Narendra Modi, India’s prime minister, speaks as Mark Zuckerberg, chief executive officer of Facebook, listens during a town hall meeting at Facebook headquarters in Menlo Park, California.
David Paul Morris |Bloomberg | Getty Images
Facebook has taken a huge stake in the digital arm of a massive Indian conglomerate, as the U.S. technology giant makes a bigger push into what it sees as one of its biggest growth markets.
The social network made a $5.7 billion investment in Jio Platforms Limited, owned by Reliance Industries which is run by billionaire Mukesh Ambani.
Jio Platforms has a number of brands under it including its telecommunications business Reliance Jio which has grown rapidly thanks to competitive pricing to become the number one mobile carrier in India by revenue and subscriber base.
“This investment underscores our commitment to India, and our excitement for the dramatic transformation that Jio has spurred in the country,” Facebook said in a blog post on Tuesday.
The investment gives Facebook a 9.99% stake in Jio Platforms and gives it a pre-money enterprise value of $65.95 billion.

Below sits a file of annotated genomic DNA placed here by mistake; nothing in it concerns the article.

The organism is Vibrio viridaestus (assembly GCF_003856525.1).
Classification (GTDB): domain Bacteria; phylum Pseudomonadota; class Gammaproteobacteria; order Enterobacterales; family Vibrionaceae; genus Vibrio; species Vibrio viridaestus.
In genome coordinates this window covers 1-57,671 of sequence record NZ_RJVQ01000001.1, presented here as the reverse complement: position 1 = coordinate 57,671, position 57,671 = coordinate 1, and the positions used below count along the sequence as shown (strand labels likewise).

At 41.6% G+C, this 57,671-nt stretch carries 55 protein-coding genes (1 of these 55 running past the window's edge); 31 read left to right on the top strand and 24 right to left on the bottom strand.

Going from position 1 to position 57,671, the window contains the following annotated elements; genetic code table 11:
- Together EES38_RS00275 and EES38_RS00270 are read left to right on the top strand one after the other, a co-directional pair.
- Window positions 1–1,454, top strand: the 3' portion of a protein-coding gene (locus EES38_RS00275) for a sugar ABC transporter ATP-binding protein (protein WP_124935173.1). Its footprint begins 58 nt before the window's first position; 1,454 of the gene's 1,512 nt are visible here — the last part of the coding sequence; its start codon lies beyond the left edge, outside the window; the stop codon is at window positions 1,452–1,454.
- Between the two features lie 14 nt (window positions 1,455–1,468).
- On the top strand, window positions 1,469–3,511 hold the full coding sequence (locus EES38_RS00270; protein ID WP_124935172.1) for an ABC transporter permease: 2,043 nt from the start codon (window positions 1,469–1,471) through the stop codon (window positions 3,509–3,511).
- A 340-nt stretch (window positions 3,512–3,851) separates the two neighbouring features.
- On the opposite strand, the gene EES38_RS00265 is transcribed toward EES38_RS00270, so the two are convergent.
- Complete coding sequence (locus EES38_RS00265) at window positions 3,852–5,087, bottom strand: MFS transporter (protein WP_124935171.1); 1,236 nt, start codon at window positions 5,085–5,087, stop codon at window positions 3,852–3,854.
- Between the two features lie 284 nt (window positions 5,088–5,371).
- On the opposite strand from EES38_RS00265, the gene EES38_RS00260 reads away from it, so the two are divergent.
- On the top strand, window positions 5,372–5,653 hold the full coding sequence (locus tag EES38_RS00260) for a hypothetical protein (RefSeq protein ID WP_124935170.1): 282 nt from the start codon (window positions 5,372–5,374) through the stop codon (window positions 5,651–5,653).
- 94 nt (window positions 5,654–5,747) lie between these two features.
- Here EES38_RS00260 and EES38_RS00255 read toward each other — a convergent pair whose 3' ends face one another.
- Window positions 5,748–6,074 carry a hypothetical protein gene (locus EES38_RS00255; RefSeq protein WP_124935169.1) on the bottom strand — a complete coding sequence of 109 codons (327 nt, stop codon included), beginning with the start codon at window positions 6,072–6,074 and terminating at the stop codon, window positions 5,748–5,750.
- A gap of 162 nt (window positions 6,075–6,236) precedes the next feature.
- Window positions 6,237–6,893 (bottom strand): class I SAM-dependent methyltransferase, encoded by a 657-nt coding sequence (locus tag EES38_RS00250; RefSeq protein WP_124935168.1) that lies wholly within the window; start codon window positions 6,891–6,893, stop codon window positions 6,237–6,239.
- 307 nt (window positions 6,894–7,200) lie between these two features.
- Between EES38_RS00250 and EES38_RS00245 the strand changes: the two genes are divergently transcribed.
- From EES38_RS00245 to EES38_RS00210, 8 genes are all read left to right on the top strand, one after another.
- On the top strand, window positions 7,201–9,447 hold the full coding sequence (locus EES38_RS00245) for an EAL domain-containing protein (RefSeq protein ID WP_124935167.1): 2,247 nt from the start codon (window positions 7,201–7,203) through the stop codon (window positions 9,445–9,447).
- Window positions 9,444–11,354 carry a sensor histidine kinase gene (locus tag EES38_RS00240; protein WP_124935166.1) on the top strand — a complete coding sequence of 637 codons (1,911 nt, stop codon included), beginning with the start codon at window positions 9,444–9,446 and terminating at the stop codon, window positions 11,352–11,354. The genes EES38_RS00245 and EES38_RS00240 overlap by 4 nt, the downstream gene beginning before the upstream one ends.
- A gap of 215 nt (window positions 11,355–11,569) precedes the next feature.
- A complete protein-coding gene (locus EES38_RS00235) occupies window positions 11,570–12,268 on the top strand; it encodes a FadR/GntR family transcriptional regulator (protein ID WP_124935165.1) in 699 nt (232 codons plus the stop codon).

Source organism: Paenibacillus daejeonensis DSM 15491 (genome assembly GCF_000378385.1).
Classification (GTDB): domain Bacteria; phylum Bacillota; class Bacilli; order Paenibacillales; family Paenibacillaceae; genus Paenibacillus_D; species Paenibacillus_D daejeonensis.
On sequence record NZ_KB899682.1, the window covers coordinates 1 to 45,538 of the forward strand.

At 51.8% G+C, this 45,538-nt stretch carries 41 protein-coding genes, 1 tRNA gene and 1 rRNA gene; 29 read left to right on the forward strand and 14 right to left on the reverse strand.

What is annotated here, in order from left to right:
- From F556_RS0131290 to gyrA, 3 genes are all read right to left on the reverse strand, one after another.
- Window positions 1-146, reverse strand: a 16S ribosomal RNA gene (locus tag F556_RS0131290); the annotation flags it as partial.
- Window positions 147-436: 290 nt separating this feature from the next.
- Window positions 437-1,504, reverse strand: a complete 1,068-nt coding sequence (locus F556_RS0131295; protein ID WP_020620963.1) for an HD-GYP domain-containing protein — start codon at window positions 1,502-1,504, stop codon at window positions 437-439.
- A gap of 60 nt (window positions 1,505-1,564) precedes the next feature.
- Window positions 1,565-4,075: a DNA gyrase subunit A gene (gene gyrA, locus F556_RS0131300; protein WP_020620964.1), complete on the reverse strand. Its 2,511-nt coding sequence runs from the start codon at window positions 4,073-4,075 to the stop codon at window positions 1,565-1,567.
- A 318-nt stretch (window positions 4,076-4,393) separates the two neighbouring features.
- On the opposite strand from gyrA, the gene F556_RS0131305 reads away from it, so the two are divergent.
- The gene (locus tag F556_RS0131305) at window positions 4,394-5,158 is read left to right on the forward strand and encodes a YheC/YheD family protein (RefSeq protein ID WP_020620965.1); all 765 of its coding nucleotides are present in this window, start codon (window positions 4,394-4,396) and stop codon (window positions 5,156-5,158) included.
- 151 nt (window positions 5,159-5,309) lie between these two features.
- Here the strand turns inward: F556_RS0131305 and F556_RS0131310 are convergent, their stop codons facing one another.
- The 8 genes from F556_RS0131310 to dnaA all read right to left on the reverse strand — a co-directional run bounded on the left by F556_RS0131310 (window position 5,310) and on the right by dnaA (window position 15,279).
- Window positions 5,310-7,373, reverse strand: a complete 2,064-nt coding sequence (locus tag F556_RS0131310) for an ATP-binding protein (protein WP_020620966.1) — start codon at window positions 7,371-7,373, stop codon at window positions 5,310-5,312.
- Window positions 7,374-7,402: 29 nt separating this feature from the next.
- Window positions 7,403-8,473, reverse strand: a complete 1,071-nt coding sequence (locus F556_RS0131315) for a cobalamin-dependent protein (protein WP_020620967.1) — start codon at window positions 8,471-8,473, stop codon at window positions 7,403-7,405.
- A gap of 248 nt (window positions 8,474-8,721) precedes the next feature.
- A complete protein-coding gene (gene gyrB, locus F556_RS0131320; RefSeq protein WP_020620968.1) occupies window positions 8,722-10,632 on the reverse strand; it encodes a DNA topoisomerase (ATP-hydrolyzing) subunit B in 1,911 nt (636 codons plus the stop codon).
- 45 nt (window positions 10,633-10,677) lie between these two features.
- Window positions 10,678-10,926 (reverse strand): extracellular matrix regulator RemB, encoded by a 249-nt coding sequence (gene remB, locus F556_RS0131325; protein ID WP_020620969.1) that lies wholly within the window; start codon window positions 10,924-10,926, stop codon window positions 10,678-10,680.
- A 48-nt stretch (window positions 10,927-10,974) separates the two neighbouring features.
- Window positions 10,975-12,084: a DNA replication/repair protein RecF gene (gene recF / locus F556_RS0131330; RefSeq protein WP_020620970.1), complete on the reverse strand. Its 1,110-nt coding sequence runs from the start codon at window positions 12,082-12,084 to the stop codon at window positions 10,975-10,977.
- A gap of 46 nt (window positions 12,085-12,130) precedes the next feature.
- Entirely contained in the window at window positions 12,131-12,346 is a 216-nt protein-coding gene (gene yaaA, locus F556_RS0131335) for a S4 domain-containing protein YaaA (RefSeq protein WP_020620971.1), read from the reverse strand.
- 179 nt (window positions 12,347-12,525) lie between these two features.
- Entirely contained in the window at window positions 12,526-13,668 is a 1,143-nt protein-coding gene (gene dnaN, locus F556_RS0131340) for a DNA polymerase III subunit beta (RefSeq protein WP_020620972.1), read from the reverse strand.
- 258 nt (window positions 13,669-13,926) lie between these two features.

India is key for Facebook’s WhatsApp messaging service which has over 400 million users in the country.
Facebook said it will work with Jio to create “new ways for people and businesses to operate more effectively in the growing digital economy.”
This could include bringing together JioMart, Jio’s small business initiative and WhatsApp to connect people to businesses and shops. The move is timely as Facebook is gearing to launch a payments feature for WhatsApp in India.
The investment could be key for a number of reasons including access to Jio Platforms’ more than 380 million user base as well as having the political backing of Ambani.
Facebook has been trying various means to get a strong foothold in the Indian market over the past few years but it has not always been successful. In 2016, Indian regulators blocked a Facebook service called “Free Basics” which looked to give free access to popular web services such as Wikipedia.
The premise was that some sites would not charge users data costs. But that, critics said, went against the idea of “net neutrality” — the idea that all sites should be treated equally when it comes to data.
Facebook shares were up 2.5% in after-hours trade.